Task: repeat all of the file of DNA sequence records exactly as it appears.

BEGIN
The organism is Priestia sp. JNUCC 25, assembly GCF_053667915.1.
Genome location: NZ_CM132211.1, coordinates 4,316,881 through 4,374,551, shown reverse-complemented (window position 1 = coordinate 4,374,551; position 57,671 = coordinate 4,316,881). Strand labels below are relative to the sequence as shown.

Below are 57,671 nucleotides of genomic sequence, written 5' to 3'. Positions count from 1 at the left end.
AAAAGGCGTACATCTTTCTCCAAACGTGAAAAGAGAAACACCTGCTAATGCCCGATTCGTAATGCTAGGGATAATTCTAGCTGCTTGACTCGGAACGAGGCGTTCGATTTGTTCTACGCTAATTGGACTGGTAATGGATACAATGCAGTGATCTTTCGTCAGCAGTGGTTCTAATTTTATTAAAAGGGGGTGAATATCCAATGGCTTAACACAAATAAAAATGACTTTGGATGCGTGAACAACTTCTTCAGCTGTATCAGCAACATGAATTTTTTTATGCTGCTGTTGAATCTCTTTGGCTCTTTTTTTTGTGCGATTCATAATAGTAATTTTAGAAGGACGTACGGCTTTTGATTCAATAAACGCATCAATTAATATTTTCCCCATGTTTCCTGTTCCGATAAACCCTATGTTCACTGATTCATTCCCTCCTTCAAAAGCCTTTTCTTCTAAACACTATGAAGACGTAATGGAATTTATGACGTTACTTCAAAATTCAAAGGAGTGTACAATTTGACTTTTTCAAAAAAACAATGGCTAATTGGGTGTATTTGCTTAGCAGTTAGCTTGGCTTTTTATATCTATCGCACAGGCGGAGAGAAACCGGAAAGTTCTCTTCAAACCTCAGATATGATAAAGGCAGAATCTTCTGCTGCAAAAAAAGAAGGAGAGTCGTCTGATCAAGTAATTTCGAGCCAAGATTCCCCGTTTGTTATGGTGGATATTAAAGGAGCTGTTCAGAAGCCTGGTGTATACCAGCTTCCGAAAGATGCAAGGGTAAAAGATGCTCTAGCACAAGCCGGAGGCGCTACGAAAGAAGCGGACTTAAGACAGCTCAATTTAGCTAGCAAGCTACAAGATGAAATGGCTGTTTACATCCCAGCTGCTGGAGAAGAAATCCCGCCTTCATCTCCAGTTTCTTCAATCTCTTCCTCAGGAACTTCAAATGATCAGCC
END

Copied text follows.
The organism is Priestia sp. JNUCC 25, assembly GCF_053667915.1.
Genome location: NZ_CM132211.1, coordinates 4,316,881 through 4,374,551, shown reverse-complemented (window position 1 = coordinate 4,374,551; position 57,671 = coordinate 4,316,881). Strand labels below are relative to the sequence as shown.

Below are 57,671 nucleotides of genomic sequence, written 5' to 3'. Positions count from 1 at the left end.
AAAAGGCGTACATCTTTCTCCAAACGTGAAAAGAGAAACACCTGCTAATGCCCGATTCGTAATGCTAGGGATAATTCTAGCTGCTTGACTCGGAACGAGGCGTTCGATTTGTTCTACGCTAATTGGACTGGTAATGGATACAATGCAGTGATCTTTCGTCAGCAGTGGTTCTAATTTTATTAAAAGGGGGTGAATATCCAATGGCTTAACACAAATAAAAATGACTTTGGATGCGTGAACAACTTCTTCAGCTGTATCAGCAACATGAATTTTTTTATGCTGCTGTTGAATCTCTTTGGCTCTTTTTTTTGTGCGATTCATAATAGTAATTTTAGAAGGACGTACGGCTTTTGATTCAATAAACGCATCAATTAATATTTTCCCCATGTTTCCTGTTCCGATAAACCCTATGTTCACTGATTCATTCCCTCCTTCAAAAGCCTTTTCTTCTAAACACTATGAAGACGTAATGGAATTTATGACGTTACTTCAAAATTCAAAGGAGTGTACAATTTGACTTTTTCAAAAAAACAATGGCTAATTGGGTGTATTTGCTTAGCAGTTAGCTTGGCTTTTTATATCTATCGCACAGGCGGAGAGAAACCGGAAAGTTCTCTTCAAACCTCAGATATGATAAAGGCAGAATCTTCTGCTGCAAAAAAAGAAGGAGAGTCGTCTGATCAAGTAATTTCGAGCCAAGATTCCCCGTTTGTTATGGTGGATATTAAAGGAGCTGTTCAGAAGCCTGGTGTATACCAGCTTCCGAAAGATGCAAGGGTAAAAGATGCTCTAGCACAAGCCGGAGGCGCTACGAAAGAAGCGGACTTAAGACAGCTCAATTTAGCTAGCAAGCTACAAGATGAAATGGCTGTTTACATCCCAGCTGCTGGAGAAGAAATCCCGCCTTCATCTCCAGTTTCTTCAATCTCTTCCTCAGGAACTTCAAATGATCAGCC